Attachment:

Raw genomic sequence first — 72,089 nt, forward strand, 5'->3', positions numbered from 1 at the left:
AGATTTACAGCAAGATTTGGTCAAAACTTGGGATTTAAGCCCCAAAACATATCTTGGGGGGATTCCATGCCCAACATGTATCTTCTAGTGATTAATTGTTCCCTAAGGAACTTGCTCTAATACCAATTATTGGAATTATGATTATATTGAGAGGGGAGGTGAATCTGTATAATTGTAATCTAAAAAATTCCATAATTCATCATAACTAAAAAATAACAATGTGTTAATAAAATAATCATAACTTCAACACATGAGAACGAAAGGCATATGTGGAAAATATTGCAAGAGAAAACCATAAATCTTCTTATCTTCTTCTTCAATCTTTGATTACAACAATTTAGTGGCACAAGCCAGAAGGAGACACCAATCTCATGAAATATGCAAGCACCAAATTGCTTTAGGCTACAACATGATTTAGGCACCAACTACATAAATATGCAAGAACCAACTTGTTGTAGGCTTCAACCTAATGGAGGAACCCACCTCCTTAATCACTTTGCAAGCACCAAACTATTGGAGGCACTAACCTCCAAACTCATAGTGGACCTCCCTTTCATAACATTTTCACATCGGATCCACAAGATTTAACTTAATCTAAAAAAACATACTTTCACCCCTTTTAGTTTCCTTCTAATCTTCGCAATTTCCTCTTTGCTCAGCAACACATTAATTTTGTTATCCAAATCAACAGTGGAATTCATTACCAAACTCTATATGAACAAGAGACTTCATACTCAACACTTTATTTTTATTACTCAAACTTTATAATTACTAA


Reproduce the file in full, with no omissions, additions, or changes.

Raw genomic sequence first — 72,089 nt, forward strand, 5'->3', positions numbered from 1 at the left:
AGATTTACAGCAAGATTTGGTCAAAACTTGGGATTTAAGCCCCAAAACATATCTTGGGGGGATTCCATGCCCAACATGTATCTTCTAGTGATTAATTGTTCCCTAAGGAACTTGCTCTAATACCAATTATTGGAATTATGATTATATTGAGAGGGGAGGTGAATCTGTATAATTGTAATCTAAAAAATTCCATAATTCATCATAACTAAAAAATAACAATGTGTTAATAAAATAATCATAACTTCAACACATGAGAACGAAAGGCATATGTGGAAAATATTGCAAGAGAAAACCATAAATCTTCTTATCTTCTTCTTCAATCTTTGATTACAACAATTTAGTGGCACAAGCCAGAAGGAGACACCAATCTCATGAAATATGCAAGCACCAAATTGCTTTAGGCTACAACATGATTTAGGCACCAACTACATAAATATGCAAGAACCAACTTGTTGTAGGCTTCAACCTAATGGAGGAACCCACCTCCTTAATCACTTTGCAAGCACCAAACTATTGGAGGCACTAACCTCCAAACTCATAGTGGACCTCCCTTTCATAACATTTTCACATCGGATCCACAAGATTTAACTTAATCTAAAAAAACATACTTTCACCCCTTTTAGTTTCCTTCTAATCTTCGCAATTTCCTCTTTGCTCAGCAACACATTAATTTTGTTATCCAAATCAACAGTGGAATTCATTACCAAACTCTATATGAACAAGAGACTTCATACTCAACACTTTATTTTTATTACTCAAACTTTATAATTACTAA